The Nov. 9 premiere of Louis C.K.'s new movie, 'I Love You, Daddy,' was canceled suddenly, just hours before the 'New York Times' published a story in which five women accused him of varying degrees of sexual misconduct. Click forward to revisit his career.
C.K., whose professional name is the phonetic pronunciation of his real surname, Székely, first began performing standup comedy in Boston in the mid-1980s. He moved to New York before the end of that decade to pursue comedy full-time.
C.K. eventually performed with more established comics like Jerry Seinfeld, with whom he reunited in 2011.
C.K., seen promoting his 2013 HBO standup special 'Oh My God,' caught the attention of late-night producers. By the mid-1990s, he had written for for 'Saturday Night Live,' David Letterman, Dana Carvey, Chris Rock and Conan O'Brien.
In 2006, he created and starred in his first TV series, HBO's 'Lucky Louie,' alongside Pamela Adlon, with whom he would work on FX's 'Louie' and 'Better Things.'
Louis C.K., left, co-starred with Ricky Gervais and Jennifer Garner in the 2009 movie 'The Invention of Lying.'
His FX dramedy 'Louie,' which interpersed standup-comedy routines with details from his life as a divorced dad, premiered in June 2010.
His daughters, seen here in the Season 3 episode 'Daddy's Girlfriend, Part 1,' were played by Hadley Delaney, left, and Ursula Parker.
A Season 2 episode took Louie to Afghanistan to entertain the troops.
'Louie' won rave reviews for the 2014 episode 'So Did the Fat Lady,' in which a comedy club waitress (Sarah Baker, left) served C.K.'s character a wake-up call about his "fat white-guy privilege."
Louis C.K. and Pamela Adlon in a scene from Season 4's three-episode 'Pamela' arc from 'Louie.' They would also collaborate on the FX series 'Better Things.'
In 2012, he returned to 'Saturday Night Live' as host, 15 years after he first wrote for the show's animated 'TV Funhouse' sketches. He hosted again three more times, most recently in April 2017.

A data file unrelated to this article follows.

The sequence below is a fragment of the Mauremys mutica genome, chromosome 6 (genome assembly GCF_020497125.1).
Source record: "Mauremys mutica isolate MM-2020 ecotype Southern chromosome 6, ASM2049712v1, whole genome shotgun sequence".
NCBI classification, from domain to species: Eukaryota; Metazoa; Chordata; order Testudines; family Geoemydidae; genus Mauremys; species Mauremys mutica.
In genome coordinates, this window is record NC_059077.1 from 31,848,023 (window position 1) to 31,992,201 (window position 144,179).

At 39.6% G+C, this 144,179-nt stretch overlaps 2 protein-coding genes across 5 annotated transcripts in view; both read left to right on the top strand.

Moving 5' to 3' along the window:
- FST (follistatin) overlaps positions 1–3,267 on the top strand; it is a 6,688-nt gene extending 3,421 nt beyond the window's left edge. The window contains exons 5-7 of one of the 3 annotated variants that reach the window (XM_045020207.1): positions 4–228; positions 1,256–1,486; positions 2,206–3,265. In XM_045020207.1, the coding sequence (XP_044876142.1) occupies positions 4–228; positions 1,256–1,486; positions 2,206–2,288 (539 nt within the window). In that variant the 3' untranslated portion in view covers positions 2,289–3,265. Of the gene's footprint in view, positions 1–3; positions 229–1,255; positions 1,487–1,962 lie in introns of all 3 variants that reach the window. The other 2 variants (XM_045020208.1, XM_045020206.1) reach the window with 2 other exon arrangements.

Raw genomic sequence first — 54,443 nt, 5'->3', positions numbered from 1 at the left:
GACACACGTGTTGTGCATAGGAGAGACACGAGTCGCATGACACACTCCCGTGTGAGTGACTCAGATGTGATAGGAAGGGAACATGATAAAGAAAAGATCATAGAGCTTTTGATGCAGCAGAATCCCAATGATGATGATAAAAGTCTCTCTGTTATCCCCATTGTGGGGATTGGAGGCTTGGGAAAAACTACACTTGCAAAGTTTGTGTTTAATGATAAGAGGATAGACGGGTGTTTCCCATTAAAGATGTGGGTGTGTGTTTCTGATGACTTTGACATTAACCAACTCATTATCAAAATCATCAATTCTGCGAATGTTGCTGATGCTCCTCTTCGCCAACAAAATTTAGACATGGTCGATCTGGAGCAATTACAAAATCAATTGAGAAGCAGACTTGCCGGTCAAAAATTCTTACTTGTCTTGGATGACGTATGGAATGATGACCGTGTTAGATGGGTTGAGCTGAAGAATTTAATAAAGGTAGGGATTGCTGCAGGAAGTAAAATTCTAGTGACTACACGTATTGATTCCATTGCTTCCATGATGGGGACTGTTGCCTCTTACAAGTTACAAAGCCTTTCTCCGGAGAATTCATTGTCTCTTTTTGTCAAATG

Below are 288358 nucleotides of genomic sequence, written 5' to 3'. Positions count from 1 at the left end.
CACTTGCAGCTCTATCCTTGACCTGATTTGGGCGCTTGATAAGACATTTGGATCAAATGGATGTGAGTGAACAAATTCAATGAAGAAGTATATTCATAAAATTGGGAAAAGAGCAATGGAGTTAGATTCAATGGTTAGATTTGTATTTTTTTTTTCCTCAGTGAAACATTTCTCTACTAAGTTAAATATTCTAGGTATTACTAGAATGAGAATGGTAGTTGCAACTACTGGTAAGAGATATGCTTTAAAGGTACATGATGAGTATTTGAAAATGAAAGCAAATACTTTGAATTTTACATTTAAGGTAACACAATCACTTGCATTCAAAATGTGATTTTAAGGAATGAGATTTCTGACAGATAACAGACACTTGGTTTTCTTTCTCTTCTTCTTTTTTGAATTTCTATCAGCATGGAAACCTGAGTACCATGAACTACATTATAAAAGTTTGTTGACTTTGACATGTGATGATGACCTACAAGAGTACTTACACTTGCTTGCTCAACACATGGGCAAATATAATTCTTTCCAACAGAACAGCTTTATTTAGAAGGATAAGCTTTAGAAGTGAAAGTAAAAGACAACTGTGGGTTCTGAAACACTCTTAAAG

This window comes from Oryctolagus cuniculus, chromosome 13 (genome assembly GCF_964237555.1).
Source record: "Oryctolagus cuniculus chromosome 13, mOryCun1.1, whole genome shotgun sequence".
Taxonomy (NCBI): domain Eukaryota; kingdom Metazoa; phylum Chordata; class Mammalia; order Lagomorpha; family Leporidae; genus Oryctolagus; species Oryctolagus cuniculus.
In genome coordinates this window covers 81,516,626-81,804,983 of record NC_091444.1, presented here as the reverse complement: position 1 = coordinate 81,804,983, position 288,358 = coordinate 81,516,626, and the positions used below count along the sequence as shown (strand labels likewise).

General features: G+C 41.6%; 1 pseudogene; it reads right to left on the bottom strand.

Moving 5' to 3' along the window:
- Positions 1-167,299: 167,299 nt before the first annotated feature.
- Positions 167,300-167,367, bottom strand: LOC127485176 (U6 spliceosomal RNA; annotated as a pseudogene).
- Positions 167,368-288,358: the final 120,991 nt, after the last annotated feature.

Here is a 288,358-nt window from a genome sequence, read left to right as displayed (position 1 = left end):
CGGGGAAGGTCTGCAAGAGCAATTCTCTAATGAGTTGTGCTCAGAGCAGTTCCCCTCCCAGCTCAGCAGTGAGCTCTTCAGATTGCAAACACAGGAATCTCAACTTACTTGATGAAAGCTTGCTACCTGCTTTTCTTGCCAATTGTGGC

Louis C.K. accepts one of the two Emmys he won at the 2012 ceremony. That year, he won writing awards for 'Louie' and his stand-up special 'Live at the Beacon Theater.'
Louis C.K. earned another comedy series writing prize for 'Louie' at the 2014 Emmys.
Louis C.K makes New York City Mayor Bill de Blasio crack up during the 2014 "Made In NY" Awards Ceremony in Brooklyn, New York.
C.K. put on his serious-actor hat to play Arlen Hird in 'Trumbo,' the 2015 drama about blacklisted screenwriters starring Bryan Cranston.
In 2016, two other Louis C.K. TV creations debuted on FX: 'Baskets,' a dramedy about a clown played by Zach Galifianakis, and 'Better Things,' starring his longtime collaborator Pamela Adlon as a single mom and actress.
In 2016, he voiced the role of Max the terrier in 'Secret Life of Pets,' which explored what animals do every day after their humans leave.
That year, he also served as a presenter at the Academy Awards.
C.K., who was born in Washington, returned home for the 2016 D.C. edition of 'Jeopardy!'s "Power Players" tournament.
2016 also saw the debut of C.K.'s web series 'Horace and Pete' about a pair of Brooklyn bar owners. The show, co-starring Steve Buscemi, Edie Falco and Alan Alda, won a Peabody Award in 2017.
In April 2017, he returned to the capital to record a Netflix special at DAR Constitution Hall.
Louis C.K. chats with fellow FX star Donald Glover celebrate their Emmy nominations at a party in Los Angeles in September 2017.
With its underage romance storyline, 'I Love You, Daddy,' which Louis C.K. self-funded, directed and co-wrote, debuted to mixed reviews at the 2017 Toronto International Film Festival.
(From left: Stars Pamela Adlon, Charlie Day, C.K. Edie Falco, John Malkovich, and Ebonee Noel.)